Perinatal manipulations can lead to neurobehavioural changes in the progeny. In this study we investigated, in adolescent male rat offspring, the consequences of a single, intense prenatal stress induced by a 120 min-maternal immobilization at gestational day 16, and of a daily, brief maternal separation from postnatal day 2 until 21, on: unconditioned fear/anxiety-like behaviour in open field and in elevated plus-maze; learning performance in the “Can test”, a non-aversive spatial and tactile/visual task; corticosterone plasma levels under basal and stress-induced conditions. Our results indicate that both prenatal stress and maternal separation procedures decrease emotionality and enhance learning performance. Maternal separation potentiates prenatal stress-induced effects in enhancing learning performance. Both basal and stress-induced corticosterone plasma levels are reduced following prenatal stress, maternal separation and the combination of two procedures. These findings suggest that a single, intense prenatal stress can enhance the adaptive stress-related responses in the progeny, probably due to the involvement of maternal factors. The synergistic fect of prenatal stress and maternal separation on learning performance may be due to a further damping of hypothalamic–pituitary–adrenal axis response in the progeny that better cope with the task administered.

CANNIZZARO, C., PLESCIA, F., MARTIRE, M., GAGLIANO, M., CANNIZZARO, G., MANTIA, G., et al. (2006). SINGLE, INTENSE PRENATAL STRESS DECREASES EMOTIONALITY AND ENHANCES LEARNING PERFORMANCE IN THE ADOLESCENT RAT OFFSPRING: INTERACTION WITH A BRIEF, DAILY, MATERNAL SEPARATION. BEHAVIOURAL BRAIN RESEARCH, 169(1), 128-136 [10.1016/j.bbr.2005.12.010].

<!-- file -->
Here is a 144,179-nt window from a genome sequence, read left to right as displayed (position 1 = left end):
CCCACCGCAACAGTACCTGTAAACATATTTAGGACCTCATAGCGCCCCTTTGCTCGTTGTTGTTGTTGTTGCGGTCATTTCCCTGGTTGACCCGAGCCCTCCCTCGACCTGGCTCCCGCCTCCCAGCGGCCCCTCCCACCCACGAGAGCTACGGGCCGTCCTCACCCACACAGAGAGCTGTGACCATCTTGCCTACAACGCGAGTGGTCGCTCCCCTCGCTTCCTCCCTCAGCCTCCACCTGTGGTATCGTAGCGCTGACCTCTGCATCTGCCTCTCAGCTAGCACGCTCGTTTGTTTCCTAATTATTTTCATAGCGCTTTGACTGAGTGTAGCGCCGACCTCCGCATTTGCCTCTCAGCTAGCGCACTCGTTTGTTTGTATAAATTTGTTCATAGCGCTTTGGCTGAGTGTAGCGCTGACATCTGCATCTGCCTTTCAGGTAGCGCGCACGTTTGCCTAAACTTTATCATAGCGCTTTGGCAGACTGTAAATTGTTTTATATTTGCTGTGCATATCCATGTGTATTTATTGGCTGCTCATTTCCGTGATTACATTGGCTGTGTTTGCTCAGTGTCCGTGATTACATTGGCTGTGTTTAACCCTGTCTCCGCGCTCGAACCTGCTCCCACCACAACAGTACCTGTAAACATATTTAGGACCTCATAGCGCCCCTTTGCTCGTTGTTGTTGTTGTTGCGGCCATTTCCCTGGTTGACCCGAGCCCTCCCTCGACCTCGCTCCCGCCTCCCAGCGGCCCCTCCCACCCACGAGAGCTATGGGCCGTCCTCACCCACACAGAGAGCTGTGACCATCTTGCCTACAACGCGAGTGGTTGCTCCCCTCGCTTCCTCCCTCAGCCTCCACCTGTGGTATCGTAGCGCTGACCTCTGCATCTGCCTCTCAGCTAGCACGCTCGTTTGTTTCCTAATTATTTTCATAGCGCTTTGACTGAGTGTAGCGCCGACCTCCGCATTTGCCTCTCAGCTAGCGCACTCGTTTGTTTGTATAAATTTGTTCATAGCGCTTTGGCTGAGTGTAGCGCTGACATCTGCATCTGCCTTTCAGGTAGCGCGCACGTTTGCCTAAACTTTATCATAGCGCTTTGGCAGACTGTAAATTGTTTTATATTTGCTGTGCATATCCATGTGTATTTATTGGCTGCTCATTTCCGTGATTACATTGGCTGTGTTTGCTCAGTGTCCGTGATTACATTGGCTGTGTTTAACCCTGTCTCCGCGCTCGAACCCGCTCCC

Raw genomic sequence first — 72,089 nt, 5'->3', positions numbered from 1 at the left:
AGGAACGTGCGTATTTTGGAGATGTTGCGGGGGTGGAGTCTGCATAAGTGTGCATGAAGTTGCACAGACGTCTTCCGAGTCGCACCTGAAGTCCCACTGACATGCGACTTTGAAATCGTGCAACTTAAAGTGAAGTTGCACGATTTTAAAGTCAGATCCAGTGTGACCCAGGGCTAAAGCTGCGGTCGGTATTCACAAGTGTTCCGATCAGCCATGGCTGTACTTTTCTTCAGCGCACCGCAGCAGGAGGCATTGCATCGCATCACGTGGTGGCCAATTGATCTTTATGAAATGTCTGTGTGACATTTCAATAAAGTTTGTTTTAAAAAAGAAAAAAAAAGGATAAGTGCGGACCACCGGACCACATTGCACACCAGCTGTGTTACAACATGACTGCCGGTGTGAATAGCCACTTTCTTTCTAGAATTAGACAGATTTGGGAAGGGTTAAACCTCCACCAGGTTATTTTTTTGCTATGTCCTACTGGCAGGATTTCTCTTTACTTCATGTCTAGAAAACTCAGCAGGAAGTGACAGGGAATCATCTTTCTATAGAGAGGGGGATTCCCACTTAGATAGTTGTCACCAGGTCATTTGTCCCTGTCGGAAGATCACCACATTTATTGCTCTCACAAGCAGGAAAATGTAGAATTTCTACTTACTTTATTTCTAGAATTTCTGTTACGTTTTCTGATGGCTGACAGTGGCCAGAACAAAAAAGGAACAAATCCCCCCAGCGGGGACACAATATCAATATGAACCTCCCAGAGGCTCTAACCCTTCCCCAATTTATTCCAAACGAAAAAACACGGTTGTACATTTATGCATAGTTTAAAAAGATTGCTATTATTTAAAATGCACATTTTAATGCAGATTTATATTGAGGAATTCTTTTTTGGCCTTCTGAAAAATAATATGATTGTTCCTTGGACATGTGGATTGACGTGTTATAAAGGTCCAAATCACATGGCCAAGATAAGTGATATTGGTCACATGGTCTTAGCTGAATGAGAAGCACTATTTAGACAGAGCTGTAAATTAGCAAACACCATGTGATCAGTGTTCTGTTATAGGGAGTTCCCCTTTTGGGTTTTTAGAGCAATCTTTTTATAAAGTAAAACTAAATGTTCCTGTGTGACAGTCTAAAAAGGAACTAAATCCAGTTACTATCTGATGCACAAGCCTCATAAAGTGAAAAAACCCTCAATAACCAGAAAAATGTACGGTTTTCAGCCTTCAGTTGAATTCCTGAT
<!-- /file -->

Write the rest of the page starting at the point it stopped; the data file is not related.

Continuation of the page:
SINGLE, INTENSE PRENATAL STRESS DECREASES EMOTIONALITY AND ENHANCES LEARNING PERFORMANCE IN THE ADOLESCENT RAT OFFSPRING: INTERACTION WITH A BRIEF, DAILY, MATERNAL SEPARATION

CANNIZZARO, Carla;PLESCIA, Fulvio;CANNIZZARO, Gaspare;MANTIA, Giacoma;CANNIZZARO, Emanuele
2006-01-01

Abstract

Perinatal manipulations can lead to neurobehavioural changes in the progeny. In this study we investigated, in adolescent male rat offspring, the consequences of a single, intense prenatal stress induced by a 120 min-maternal immobilization at gestational day 16, and of a daily, brief maternal separation from postnatal day 2 until 21, on: unconditioned fear/anxiety-like behaviour in open field and in elevated plus-maze; learning performance in the “Can test”, a non-aversive spatial and tactile/visual task; corticosterone plasma levels under basal and stress-induced conditions. Our results indicate that both prenatal stress and maternal separation procedures decrease emotionality and enhance learning performance. Maternal separation potentiates prenatal stress-induced effects in enhancing learning performance. Both basal and stress-induced corticosterone plasma levels are reduced following prenatal stress, maternal separation and the combination of two procedures. These findings suggest that a single, intense prenatal stress can enhance the adaptive stress-related responses in the progeny, probably due to the involvement of maternal factors. The synergistic fect of prenatal stress and maternal separation on learning performance may be due to a further damping of hypothalamic–pituitary–adrenal axis response in the progeny that better cope with the task administered.
CANNIZZARO, C., PLESCIA, F., MARTIRE, M., GAGLIANO, M., CANNIZZARO, G., MANTIA, G., et al. (2006). SINGLE, INTENSE PRENATAL STRESS DECREASES EMOTIONALITY AND ENHANCES LEARNING PERFORMANCE IN THE ADOLESCENT RAT OFFSPRING: INTERACTION WITH A BRIEF, DAILY, MATERNAL SEPARATION. BEHAVIOURAL BRAIN RESEARCH, 169(1), 128-136 [10.1016/j.bbr.2005.12.010].
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Utilizza questo identificativo per citare o creare un link a questo documento: https://hdl.handle.net/10447/7749
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